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Minority business set-asides, non discrimination obligations, racial discrimination in business transactions, minority business, minority firms, minority enterprises


With permission of the copyright holder -the author -to whom copyright reverted one year after publication.


Minority business set-asides were created as a prophylactic measure to redress discrimination against minority owned business firms. Predominantly minority jurisdictions found them especially attractive because they promised to provide minority firms a share of the procurement dollars expended by these jurisdictions. The Croson decision invalidated Richmond’s ordinance and posed substantial barriers to further enactments. This article proposes an alternative to such set-aides. It argues that the proposed alternative, an Equal Opportunity Rating Agency (EORA), provides a superior business development policy tool and does not have the constitutional vulnerabilities of set-asides. An EORA would operate much like a credit rating agency, although instead of rating a borrower’s likelihood of debt repayment, it would instead estimate the ability of local government contractors to perform a nondiscrimination obligation imposed by procurement contracts. Since, as with credit ratings, the most probative evidence of credit worthiness is a past history of debt repayments, the most persuasive evidence of the ability to perform a nondiscrimination obligation would be a prior history of fair dealings with minority firms, based upon their presence and size in the relevant markets. A bidder would receive the highest rating for its private sector transactions with minority firms. The information required to compile credit ratings comes from credit applicants, the accuracy of which is tied to loan covenants. Similarly, bid applications would require contractors to submit their prior history of transactions with minority firms. Inaccurate or fraudulent information would result in contractual penalties and barriers to future contracts. Nondiscrimination obligations applicable to private commercial transactions are not currently imposed on government contractors. Current contractual nondiscrimination obligations are limited to employment. Nondiscrimination obligations in government procurement contracts would harness market competition to inhibit discrimination in private business to business transactions. Contractors would compete with respect to their ability to perform this obligation. Those with the best ratings would have a competitive advantage in government procurement, just as those with excellent credit ratings can borrow at lower costs and on more favorable terms. This approach offers certain policy advantages. Unlike set-asides which allocate to minority firms a portion of a government contract and apply only to the narrow range of goods and services that governments buy, (mostly construction services), and often in unwieldy amounts, this approach would potentially open all industries and apply to a broad continuum of contract sizes on which even small and inexperienced minority firms might cut their teeth. By imposing the nondiscrimination obligation on both minority and non minority contractors and subcontractors, it would operate in a race neutral manner. If a local government can exclude a bidder from consideration because of an inadequate record of operating experience or poor finances, factors lacking constitutional significance, it can exclude bidders with suspect ability to perform a constitutionally favored nondiscrimination obligation.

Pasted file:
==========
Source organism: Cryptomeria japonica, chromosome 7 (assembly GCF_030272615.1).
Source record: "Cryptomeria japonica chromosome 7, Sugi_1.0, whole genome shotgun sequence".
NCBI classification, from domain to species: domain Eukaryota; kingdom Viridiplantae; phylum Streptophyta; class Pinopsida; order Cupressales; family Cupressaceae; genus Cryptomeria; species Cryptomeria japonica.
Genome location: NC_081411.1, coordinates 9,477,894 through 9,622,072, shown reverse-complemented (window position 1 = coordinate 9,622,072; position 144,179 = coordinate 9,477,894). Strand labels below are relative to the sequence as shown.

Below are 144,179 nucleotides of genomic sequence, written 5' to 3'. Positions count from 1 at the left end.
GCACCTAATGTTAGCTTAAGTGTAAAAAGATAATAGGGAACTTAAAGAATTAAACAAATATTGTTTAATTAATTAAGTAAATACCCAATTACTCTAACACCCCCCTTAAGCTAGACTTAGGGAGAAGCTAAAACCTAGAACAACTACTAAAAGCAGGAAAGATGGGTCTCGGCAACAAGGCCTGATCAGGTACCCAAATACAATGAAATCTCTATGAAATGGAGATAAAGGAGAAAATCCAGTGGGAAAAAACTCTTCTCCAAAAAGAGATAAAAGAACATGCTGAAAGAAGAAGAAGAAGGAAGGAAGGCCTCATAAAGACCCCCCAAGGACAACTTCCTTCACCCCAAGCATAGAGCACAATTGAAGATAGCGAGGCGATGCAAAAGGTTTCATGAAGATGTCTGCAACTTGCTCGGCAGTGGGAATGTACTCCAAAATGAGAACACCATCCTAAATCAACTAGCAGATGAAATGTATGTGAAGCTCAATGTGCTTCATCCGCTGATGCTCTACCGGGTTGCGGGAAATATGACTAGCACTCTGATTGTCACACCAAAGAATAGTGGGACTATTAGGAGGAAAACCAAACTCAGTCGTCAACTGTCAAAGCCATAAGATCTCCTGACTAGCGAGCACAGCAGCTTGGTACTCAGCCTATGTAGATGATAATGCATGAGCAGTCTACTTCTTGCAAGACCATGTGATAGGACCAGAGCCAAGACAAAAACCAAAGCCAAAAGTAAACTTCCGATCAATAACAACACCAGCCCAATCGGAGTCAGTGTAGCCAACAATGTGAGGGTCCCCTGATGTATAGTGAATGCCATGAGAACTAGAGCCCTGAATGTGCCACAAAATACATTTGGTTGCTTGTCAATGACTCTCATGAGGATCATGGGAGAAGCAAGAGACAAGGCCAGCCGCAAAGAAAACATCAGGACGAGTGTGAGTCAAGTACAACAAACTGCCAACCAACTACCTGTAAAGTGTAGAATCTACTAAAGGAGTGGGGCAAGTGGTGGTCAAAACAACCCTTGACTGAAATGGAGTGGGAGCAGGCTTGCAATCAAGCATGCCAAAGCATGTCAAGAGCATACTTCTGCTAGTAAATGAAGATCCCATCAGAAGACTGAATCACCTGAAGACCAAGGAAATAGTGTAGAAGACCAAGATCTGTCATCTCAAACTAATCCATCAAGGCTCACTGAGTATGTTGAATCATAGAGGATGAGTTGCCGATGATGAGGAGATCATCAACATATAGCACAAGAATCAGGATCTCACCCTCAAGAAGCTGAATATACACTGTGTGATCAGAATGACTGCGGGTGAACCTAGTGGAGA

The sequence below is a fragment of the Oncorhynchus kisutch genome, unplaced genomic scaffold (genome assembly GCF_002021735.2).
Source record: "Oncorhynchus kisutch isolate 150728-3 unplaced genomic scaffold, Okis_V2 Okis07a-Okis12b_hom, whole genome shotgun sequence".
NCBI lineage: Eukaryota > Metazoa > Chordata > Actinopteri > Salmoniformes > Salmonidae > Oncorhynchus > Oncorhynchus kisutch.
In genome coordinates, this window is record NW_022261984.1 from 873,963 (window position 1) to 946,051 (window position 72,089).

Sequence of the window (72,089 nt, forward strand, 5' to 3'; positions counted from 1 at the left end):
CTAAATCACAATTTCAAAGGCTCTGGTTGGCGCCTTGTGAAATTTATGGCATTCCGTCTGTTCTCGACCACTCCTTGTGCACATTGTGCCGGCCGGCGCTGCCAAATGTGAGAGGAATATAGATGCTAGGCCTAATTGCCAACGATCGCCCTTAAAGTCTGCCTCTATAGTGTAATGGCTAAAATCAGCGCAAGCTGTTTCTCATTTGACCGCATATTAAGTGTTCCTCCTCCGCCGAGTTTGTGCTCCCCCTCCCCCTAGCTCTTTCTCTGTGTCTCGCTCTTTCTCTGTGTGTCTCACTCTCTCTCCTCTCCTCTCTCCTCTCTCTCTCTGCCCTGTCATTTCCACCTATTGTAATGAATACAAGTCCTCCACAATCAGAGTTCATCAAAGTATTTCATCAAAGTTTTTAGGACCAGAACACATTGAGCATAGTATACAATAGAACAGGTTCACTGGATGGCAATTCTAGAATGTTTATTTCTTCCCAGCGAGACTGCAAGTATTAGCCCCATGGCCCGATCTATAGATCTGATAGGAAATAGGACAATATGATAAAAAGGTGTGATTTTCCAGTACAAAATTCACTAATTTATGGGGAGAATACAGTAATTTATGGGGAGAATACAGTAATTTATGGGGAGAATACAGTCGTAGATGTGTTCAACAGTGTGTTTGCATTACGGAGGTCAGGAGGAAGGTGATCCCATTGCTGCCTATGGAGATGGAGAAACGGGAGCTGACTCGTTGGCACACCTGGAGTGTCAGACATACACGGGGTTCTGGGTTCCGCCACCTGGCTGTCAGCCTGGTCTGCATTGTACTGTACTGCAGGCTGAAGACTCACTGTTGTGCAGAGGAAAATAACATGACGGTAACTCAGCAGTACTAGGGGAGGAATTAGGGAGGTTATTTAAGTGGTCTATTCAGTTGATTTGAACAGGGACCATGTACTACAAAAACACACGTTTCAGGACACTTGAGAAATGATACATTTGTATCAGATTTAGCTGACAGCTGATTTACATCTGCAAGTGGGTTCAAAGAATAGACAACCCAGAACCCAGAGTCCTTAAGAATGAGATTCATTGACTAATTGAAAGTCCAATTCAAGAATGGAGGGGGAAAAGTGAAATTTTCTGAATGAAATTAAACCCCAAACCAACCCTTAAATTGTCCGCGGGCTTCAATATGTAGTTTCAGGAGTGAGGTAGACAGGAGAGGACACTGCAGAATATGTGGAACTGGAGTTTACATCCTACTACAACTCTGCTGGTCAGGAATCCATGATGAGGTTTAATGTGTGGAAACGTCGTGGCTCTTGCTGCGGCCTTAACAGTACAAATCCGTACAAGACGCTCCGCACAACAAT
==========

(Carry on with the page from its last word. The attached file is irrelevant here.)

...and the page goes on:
Publication Citation

25 Harvard Civil Rights-Civil Liberties Law Review 101 (1990).


Business Organizations Law | Civil Rights and Discrimination | Law and Race